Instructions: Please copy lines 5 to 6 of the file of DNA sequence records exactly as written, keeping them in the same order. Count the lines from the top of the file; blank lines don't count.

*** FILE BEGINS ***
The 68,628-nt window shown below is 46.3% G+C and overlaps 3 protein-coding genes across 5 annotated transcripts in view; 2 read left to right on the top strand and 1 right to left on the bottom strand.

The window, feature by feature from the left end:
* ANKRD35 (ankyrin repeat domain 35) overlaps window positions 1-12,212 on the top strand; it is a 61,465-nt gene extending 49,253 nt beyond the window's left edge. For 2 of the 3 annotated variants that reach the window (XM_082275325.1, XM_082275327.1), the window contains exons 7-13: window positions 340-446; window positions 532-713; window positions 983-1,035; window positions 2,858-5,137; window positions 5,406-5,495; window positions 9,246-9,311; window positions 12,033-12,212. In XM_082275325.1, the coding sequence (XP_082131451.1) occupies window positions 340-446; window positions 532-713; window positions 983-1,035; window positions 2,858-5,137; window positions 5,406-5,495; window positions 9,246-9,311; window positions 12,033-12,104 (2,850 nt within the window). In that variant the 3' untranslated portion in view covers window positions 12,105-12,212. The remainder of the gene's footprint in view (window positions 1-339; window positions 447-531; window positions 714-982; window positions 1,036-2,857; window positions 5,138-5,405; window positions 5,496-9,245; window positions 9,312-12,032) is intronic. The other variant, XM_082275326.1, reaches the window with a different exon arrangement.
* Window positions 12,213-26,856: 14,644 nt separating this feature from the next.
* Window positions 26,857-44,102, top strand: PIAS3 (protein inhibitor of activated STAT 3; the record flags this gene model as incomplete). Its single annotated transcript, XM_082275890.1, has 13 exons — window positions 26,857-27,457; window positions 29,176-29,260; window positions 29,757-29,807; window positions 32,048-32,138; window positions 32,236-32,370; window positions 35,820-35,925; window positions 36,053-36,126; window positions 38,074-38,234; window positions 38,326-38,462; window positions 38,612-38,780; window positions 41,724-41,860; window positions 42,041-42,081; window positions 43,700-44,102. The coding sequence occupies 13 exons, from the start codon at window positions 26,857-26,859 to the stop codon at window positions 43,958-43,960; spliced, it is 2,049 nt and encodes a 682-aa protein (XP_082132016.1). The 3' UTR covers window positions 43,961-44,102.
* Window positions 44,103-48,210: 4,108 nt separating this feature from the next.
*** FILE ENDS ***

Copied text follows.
* Window positions 26,857-44,102, top strand: PIAS3 (protein inhibitor of activated STAT 3; the record flags this gene model as incomplete). Its single annotated transcript, XM_082275890.1, has 13 exons — window positions 26,857-27,457; window positions 29,176-29,260; window positions 29,757-29,807; window positions 32,048-32,138; window positions 32,236-32,370; window positions 35,820-35,925; window positions 36,053-36,126; window positions 38,074-38,234; window positions 38,326-38,462; window positions 38,612-38,780; window positions 41,724-41,860; window positions 42,041-42,081; window positions 43,700-44,102. The coding sequence occupies 13 exons, from the start codon at window positions 26,857-26,859 to the stop codon at window positions 43,958-43,960; spliced, it is 2,049 nt and encodes a 682-aa protein (XP_082132016.1). The 3' UTR covers window positions 43,961-44,102.
* Window positions 44,103-48,210: 4,108 nt separating this feature from the next.